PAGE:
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Home / Invasive Species - What's New on NISIC's Site

Invasive Species - What's New on NISIC's Site

See What's New on the NISIC's Web site by using our RSS feed (learn about RSS). Contains items of interest that have been added to our site, in order of most recent post date.

See also: Invasive Species Resources - What's New
Resources can be filtered by Subject, Resource Type, Location, or Source. If you wish to search for species-related resources and use refinements, enter the species name first before selecting the terms.


MDC Asks Anglers to Help Stop Invasive Round Gobies (May 6, 2021)
Missouri Department of Conservation.

Missouri Department of Conservation (MDC) fisheries biologists say that the Show-Me-State has another aquatic invader to be on the watch for. It's already been detected in the Mississippi River near St. Louis—and anglers might be the first line of defense. The round goby (Neogobius melanostomus) is native to the Black and Caspian Seas between Europe and Asia and was brought to the U.S. by way of the Great Lakes in cargo ship ballast. Since then, the invasive fish has made its way down the Illinois River and has been confirmed just across the Mississippi at Alton, Illinois. MDC encourages anglers to take photos and email MDC with details if they encounter any round gobies. Anglers should report the sighting and email photos to MDCgoby@mdc.mo.gov.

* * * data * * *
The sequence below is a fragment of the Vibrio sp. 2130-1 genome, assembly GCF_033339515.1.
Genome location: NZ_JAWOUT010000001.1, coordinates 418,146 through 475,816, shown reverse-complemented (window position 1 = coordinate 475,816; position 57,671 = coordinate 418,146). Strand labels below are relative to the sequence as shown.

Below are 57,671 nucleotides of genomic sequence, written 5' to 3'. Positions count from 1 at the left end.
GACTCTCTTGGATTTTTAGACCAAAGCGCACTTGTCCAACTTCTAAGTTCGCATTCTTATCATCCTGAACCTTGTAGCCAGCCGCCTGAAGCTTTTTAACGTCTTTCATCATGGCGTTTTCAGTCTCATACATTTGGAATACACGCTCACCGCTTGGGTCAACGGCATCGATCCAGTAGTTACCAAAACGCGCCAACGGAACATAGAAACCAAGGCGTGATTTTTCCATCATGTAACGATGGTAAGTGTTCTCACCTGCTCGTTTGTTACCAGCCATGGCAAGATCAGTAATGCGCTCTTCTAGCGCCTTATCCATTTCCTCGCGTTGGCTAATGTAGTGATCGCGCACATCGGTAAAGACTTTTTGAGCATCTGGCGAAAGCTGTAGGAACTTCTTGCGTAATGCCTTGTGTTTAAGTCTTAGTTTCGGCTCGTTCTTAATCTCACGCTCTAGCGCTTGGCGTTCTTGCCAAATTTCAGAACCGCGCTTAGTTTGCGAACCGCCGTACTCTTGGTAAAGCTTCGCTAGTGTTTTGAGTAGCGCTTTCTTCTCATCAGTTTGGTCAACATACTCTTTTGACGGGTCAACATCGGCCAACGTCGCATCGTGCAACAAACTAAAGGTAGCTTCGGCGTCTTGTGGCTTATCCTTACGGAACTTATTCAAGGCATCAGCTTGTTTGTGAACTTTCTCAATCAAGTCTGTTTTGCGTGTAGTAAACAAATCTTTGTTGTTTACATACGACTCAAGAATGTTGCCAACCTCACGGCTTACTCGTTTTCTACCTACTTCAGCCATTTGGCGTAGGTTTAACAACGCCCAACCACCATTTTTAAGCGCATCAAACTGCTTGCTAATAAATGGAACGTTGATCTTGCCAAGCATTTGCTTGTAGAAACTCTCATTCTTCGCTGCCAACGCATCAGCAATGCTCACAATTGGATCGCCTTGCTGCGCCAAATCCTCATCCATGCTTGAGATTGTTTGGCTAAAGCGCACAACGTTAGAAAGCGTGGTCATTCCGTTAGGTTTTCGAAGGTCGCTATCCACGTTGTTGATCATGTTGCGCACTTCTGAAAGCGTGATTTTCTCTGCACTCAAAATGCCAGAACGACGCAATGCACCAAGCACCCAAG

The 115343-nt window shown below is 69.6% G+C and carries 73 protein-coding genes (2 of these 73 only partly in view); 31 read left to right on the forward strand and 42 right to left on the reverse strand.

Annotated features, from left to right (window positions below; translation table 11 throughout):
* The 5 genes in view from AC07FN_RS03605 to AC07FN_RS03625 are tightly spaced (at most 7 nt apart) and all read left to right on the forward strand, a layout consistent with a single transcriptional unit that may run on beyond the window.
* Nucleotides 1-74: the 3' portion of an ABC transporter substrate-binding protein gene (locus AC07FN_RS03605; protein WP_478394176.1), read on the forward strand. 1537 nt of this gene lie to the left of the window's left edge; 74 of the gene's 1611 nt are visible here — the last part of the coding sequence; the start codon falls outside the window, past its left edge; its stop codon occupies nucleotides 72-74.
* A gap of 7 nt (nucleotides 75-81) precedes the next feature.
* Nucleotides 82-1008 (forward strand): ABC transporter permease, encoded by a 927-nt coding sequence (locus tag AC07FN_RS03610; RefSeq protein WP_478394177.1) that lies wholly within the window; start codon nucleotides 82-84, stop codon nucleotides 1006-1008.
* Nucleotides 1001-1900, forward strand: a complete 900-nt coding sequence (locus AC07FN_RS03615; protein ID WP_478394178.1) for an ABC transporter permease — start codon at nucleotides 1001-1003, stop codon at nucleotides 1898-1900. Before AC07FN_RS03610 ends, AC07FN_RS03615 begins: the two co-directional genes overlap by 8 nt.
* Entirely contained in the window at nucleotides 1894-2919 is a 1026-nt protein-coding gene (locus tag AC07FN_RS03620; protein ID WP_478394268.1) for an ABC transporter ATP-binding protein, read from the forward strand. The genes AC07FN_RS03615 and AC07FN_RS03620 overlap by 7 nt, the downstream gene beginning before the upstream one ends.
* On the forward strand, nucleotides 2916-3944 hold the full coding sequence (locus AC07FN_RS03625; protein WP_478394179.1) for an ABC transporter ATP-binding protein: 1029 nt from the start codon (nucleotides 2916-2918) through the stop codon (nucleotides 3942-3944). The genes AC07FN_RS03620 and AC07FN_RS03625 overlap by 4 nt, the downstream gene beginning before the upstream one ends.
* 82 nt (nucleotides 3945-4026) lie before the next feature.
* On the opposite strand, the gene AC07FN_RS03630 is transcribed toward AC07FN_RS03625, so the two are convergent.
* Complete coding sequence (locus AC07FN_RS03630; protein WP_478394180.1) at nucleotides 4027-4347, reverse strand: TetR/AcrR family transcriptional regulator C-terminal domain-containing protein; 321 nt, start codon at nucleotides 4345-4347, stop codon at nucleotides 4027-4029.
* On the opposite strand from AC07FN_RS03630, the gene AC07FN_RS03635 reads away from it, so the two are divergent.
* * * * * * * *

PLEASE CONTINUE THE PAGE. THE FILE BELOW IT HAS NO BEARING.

Post Date: May 07, 2021
Forests for Bats: New Booklet for Landowners and Managers (May 6, 2021)
USDA. FS. Southern Research Station. CompassLive.